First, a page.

This is a rebroadcast of OICs webinar panel. In this deep dive discussion, Frank Fahey (representing...
LEAPS: Big Profit Potential, Less Cost
12/08/2011 7:00 am EST
An options educator explains the concept behind LEAPS (Long-term equity anticipation securities), investing and trading vehicles that are often puzzling to novice option traders.
An appropriate way to commence our scrutiny is simply by going to the CBOE (Chicago Board of Option Exchange) Web site and using their facts; after all, it was the CBOE who first listed LEAPS back in 1990. According to their Web site, LEAPS are long-term options contracts that can be maintained up to three years. However, it is also possible to define LEAPS as anything that is expiring more than seven months out.
The Web site states that LEAPS are suitable for conservative investors because they have many similarities to actually holding shares of the underlying stock. It is this precise point that we will be examining in greater depth in the next few paragraphs.
Moving on, in terms of the contract specifications, LEAPS have everything that regular stock options have in terms of strike prices and the “Greeks;” just that the expiration is further out than the average monthly option. However, not all the strike prices are listed on LEAPS right away. Figure 1 illustrates that point.
The option chain above shows that on the front month of Apple (AAPL), the strike price increments are five points wide, while on the LEAPS for Jan 2014, strikes are ten points wide. More strike prices will get added as the time to expiration decreases.
Now, let us turn our attention to our core question: Why would anyone want to buy LEAPS when they could simply buy the underlying shares?
First, because buying LEAPS is more economical than an outright underlying purchase. Second, LEAPS are a leveraged product, and third, LEAPS give an ample amount of time for the underlying to actually move, thus making an option profitable.
The CBOE Web site also points out that a LEAPS put could provide a hedge against substantial declines in underlying equities. This means that the investors who own, for example, 100 shares of the underlying stock, could buy a single LEAPS put to protect their investment. Let’s call this strategy Choice A.
There are variations of that strategy, depending on what is owned. Once again, Choice A: if we own stocks, then we could protect the stock shares with the corresponding number of put LEAPS.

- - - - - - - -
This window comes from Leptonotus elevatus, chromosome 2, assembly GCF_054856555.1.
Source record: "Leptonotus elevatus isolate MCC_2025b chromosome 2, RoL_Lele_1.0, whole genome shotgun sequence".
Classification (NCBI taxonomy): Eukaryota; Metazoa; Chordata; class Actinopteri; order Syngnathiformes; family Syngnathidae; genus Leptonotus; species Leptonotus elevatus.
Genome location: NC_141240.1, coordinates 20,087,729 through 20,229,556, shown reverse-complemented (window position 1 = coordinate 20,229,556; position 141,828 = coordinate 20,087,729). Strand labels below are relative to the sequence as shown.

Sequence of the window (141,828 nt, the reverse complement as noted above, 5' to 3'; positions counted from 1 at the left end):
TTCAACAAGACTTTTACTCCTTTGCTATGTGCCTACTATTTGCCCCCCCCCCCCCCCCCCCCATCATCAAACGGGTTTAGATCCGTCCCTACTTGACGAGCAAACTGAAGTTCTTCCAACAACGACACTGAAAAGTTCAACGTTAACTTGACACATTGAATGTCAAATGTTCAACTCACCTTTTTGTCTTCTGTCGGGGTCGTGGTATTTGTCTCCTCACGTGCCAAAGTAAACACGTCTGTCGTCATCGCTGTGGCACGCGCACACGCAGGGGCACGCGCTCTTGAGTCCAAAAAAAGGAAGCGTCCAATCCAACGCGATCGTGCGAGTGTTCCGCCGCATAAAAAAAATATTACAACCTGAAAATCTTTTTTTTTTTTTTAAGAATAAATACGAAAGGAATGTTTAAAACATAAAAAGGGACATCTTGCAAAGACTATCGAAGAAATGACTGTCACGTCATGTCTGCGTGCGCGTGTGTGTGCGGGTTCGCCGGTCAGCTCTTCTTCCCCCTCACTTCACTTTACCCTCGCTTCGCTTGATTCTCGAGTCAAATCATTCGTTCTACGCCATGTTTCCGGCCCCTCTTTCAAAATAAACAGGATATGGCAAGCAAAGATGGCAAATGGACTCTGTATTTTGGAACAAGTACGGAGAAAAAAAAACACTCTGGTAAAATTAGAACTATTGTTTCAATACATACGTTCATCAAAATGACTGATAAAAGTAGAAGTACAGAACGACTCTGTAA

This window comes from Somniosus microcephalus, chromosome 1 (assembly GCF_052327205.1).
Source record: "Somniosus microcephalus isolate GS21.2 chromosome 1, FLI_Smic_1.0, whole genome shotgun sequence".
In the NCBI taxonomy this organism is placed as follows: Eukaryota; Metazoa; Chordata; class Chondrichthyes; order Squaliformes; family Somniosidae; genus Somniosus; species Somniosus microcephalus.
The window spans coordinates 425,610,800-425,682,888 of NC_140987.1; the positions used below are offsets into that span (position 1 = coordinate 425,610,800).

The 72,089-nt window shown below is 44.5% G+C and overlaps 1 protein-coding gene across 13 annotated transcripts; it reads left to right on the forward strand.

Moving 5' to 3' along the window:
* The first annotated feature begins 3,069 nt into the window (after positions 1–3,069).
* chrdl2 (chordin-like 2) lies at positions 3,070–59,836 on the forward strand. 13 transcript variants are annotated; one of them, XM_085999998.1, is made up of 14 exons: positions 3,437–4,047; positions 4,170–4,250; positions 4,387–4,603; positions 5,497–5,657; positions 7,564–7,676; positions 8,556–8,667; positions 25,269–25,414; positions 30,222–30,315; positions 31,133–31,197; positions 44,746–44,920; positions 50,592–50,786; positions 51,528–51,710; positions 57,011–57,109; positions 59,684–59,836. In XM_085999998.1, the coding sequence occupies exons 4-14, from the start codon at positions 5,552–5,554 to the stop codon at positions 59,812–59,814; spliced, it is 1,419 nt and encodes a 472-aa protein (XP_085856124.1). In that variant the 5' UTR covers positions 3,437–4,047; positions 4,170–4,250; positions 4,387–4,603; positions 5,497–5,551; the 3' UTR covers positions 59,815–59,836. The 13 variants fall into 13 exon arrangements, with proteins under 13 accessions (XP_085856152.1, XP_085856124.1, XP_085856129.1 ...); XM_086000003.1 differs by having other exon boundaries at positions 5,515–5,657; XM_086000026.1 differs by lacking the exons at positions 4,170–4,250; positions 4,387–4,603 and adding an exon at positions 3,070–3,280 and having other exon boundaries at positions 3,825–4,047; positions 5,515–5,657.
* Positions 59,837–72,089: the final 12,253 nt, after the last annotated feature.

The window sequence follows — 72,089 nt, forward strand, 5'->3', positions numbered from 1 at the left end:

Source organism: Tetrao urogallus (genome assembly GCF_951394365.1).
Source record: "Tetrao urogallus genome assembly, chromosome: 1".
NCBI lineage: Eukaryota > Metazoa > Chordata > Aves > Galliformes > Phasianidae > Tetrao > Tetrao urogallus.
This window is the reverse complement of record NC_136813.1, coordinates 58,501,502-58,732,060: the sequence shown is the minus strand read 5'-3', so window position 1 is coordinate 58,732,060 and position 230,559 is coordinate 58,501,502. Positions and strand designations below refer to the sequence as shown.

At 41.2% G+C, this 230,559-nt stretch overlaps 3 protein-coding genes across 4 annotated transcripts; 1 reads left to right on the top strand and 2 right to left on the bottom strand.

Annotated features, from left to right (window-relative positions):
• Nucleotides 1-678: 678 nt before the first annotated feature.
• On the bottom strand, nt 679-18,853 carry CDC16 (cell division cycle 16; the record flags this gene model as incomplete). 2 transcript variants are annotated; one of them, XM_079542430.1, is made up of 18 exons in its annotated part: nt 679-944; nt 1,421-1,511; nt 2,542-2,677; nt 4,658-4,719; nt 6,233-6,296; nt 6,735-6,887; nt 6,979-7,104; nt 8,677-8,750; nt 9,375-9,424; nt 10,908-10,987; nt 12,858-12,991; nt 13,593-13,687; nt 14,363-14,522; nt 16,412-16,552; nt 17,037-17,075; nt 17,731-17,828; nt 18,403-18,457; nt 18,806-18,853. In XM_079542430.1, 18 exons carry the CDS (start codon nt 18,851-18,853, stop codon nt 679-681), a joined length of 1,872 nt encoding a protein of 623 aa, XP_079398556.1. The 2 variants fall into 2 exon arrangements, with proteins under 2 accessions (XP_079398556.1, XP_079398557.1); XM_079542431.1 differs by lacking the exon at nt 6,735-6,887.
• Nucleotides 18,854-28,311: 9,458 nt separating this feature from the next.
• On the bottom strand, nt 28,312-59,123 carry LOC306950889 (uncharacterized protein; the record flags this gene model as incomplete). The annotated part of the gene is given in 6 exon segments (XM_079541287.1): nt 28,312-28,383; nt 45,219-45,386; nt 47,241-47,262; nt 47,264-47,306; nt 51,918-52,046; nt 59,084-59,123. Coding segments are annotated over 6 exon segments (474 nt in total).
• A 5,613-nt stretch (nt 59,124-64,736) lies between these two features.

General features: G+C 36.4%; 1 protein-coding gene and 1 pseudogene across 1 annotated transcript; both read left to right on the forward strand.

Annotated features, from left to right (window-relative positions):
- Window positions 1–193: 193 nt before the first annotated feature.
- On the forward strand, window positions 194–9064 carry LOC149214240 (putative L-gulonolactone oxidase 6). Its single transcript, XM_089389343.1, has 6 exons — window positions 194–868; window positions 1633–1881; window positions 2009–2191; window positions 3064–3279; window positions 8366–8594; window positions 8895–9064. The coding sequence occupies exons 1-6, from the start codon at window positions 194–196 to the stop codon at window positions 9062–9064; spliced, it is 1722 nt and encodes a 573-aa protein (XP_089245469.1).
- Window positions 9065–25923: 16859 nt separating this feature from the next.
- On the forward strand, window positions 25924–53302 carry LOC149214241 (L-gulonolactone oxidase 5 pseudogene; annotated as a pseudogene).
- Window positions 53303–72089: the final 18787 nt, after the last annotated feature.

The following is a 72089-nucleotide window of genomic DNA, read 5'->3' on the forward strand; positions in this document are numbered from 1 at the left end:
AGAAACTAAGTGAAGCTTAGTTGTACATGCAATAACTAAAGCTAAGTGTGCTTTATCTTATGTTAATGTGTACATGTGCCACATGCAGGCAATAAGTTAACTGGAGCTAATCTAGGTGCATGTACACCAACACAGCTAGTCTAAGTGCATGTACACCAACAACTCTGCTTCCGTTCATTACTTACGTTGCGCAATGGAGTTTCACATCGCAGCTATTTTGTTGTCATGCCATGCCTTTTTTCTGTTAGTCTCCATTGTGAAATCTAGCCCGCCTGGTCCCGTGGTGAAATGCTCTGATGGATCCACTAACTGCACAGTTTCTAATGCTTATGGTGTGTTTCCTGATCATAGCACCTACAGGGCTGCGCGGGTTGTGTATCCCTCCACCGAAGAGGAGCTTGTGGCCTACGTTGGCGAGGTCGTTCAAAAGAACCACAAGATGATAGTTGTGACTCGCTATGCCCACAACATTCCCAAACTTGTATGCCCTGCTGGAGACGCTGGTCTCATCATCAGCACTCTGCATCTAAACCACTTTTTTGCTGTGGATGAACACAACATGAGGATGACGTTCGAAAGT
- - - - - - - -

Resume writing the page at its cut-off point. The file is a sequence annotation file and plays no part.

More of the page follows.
Choice B: if we own only call LEAPS, then buying a shorter-term put at the level (strike price) where the stop would be is a correct way of hedging the position.
Lastly, Choice C: buying a call LEAPS and instantly placing another put LEAPS on it would be the most economical thing to do.
See related: Using LEAPS in Place of Stocks
Nevertheless, one thing that the CBOE Web site does not address is what strikes to select; which are logical? So, let us turn our attention to which strike price should be selected.
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To be honest, that isn't the right question to ask. The focus should not be on the actual strike price selection, but on selecting the correct Delta, or intrinsic value. The strike prices simply turn out to be a byproduct of the Delta/intrinsic value selection.
An easy answer to this question is the higher the Delta, the better. The higher the intrinsic value, the higher the Delta value is. Even when selecting deep-in-the-money Deltas, which translate to higher intrinsic value, LEAPS ownership costs less than a straight purchase of the shares of the underlying.
For instance, let us compare the outright purchase of Apple, Inc. (AAPL) with buying two different types of LEAPS: Figure 1 shows that AAPL closed at $373.20 on Tuesday, Nov. 29, 2011, and the cost of 100 shares would be exactly $37,320.
Next, let us compare that cost with buying a single contract of January 2013 LEAPS with a strike price of 350. Figure 2 below shows the options chain for the AAPL LEAPS:
The table above, Figure 3, lists the details of the Jan 2013 and Jan 2014 350 call contracts. This table should assist an option trader who is considering which LEAPS to acquire. The Jan 2013 would cost $7,620 and would last for about 400 days, while the Jan 2014 would cost almost $10,000 for nearly double the time—to be exact, $9,935 for 780 days.
Either option is significantly cheaper than the outright purchase of the stock, which would cost over $37,000. The first LEAPS (Jan 2013) is about one-fifth of the cost, while the second (Jan 2014) would still be just over one quarter of the original cost.
In order to determine which of the two LEAPS suits one's trading objectives, the trader must take into consideration personal tolerance for risk. Trading LEAPS is not only about the correct Delta selection, but it is also about selecting the correct time to expiry, depending on the trader's outlook.
As a side note, selecting a low Delta would require a significantly higher move of the underlying security, which represents a higher risk than the selection of the higher Delta.
To recap, the use of LEAPS has numerous advantages over the outright purchase of the underlying. As was shown, LEAPS cost less—significantly less—provide leverage, and if the correct deep in-the-money Delta is selected, would track the underlying nearly perfectly.
By Josip Causic, instructor, Online Trading Academy
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